Os·te·o·po·ro·sis (òs´tê-o-pe-ro¹sîs)
osteo- (bone) + Greek poros, passage, pore, porous.+ -osis (condition)

Osteoporosis is a disease of the bones, characterized by a decrease in bone mass and density. A disease in which the bones become extremely porous, are subject to fracture, and heal slowly, occurring especially in women following menopause and often leading to curvature of the spine from vertebral collapse. The word implies that the bones get “porous” but that is not quite true. What actually happens is that minerals are lost out of the bones, and become brittle and fragile.

The resulting weakness in the skeleton increases the risk of broken bones, particularly those of the vertebrae (backbone), wrist and hip. By the time this has happened, up to 30 percent of the sufferer’s bone mass may have been lost. These broken bones are often caused by a minor fall or bump, which would not normally cause a break.

Osteoporosis is a growing healthcare crisis affecting millions of women and men worldwide. The healthcare costs associated with osteoporosis are staggering, and the effect on quality of life can be devastating.

Fortunately, osteoporosis is detectable and treatable. On site testing is safe and non‐invasive. Osteoporosis affects both men and women. Some women are at greater risk of osteoporosis than others. Performing a bone density test can help determine risk.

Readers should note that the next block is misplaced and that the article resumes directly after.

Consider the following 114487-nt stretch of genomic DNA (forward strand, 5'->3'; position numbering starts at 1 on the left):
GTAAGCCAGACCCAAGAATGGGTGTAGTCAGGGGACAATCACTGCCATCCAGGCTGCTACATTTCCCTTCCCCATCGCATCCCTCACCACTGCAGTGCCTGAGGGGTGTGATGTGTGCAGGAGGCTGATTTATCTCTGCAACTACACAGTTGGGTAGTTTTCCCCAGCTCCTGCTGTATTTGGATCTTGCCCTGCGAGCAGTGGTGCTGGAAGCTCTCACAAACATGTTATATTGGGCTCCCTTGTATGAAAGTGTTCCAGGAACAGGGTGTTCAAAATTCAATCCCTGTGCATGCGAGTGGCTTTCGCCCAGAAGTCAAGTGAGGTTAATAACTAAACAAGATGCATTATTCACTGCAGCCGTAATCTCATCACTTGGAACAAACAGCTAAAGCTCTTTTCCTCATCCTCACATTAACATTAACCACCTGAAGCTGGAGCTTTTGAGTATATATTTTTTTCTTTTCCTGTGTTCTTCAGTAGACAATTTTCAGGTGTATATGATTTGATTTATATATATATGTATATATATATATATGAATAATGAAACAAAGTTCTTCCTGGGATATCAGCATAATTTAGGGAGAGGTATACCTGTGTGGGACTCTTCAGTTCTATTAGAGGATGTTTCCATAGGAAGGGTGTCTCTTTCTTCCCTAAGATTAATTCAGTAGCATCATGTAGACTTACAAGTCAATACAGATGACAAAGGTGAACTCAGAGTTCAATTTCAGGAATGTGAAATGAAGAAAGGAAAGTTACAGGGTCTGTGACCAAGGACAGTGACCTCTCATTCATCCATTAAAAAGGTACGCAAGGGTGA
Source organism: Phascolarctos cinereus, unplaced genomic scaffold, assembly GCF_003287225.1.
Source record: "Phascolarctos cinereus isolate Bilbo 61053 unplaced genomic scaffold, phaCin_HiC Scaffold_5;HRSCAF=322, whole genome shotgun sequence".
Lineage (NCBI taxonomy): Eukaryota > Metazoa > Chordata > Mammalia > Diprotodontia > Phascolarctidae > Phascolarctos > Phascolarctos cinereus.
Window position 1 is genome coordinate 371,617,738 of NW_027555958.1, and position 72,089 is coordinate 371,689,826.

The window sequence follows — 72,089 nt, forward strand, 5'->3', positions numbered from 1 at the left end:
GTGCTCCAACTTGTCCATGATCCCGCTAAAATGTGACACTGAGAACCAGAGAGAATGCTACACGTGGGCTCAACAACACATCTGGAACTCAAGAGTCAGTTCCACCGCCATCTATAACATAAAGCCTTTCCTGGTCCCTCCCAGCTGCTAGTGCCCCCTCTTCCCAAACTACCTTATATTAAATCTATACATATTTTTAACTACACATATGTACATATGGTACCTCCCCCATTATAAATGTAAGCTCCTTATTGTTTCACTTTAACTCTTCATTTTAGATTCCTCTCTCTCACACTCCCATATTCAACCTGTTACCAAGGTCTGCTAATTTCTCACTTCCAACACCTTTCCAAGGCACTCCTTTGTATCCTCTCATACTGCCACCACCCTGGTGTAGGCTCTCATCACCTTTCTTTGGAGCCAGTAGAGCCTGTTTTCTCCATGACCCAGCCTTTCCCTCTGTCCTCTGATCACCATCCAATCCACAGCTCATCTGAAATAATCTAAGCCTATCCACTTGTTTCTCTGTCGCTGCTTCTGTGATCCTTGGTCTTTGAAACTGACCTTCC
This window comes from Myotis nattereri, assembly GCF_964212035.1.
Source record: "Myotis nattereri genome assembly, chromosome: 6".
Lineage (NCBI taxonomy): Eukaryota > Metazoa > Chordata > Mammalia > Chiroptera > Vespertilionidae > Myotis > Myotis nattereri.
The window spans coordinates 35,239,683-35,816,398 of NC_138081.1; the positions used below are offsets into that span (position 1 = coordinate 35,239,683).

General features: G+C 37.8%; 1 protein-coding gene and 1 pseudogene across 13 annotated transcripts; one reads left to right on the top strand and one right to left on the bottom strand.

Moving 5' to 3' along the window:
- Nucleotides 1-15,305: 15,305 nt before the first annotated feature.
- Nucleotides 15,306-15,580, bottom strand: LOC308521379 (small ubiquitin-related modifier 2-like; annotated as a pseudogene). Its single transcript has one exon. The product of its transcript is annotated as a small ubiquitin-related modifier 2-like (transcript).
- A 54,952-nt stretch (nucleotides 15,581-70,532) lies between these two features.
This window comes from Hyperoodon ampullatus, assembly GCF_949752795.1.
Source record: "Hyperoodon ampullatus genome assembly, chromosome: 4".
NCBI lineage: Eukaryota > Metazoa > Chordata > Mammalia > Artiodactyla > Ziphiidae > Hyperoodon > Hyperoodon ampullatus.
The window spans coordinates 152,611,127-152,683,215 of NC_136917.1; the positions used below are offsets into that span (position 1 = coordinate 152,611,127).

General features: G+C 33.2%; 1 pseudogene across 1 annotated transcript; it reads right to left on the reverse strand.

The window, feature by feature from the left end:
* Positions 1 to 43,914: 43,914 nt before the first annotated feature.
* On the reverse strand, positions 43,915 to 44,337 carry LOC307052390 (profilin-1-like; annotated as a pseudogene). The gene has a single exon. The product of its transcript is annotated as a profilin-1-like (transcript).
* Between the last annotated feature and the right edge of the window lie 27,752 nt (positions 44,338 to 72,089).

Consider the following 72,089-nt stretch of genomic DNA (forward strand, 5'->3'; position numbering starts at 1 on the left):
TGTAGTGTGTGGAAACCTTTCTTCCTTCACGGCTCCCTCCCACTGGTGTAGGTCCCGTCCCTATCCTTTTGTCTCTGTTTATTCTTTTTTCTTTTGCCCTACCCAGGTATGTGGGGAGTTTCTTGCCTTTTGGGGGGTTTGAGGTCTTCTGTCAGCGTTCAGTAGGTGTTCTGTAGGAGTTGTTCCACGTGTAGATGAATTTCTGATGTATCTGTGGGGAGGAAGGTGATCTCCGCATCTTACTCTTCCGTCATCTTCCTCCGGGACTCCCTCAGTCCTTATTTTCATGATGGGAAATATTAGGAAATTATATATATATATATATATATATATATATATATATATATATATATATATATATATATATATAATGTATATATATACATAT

Testing takes less than a minute. It is simple, convenient and quick. It is useful in identifying individuals at risk of developing osteoporosis and for assessing their risk of future fracture. If the results of the bone density test show that the individual is out of normal range, counseling and referral to their doctor for retest is recommended for diagnosis and treatment. Educational materials for duplication are available as handouts. Results are based on the World Health Organization’s [WHO] guidelines. The World Health Organization has established the T‐Score as the criteria for diagnosing osteoporosis.

A recent wide population‐based study in the United States, the National Osteoporosis Risk Assessment study, concluded that peripheral bone assessment devices are highly predictive of fracture risk. The study recommended the use of these devices to identify osteoporosis. Our equipment (finger or heel) are peripheral bone assessment devices specifically designed for osteoporosis screenings.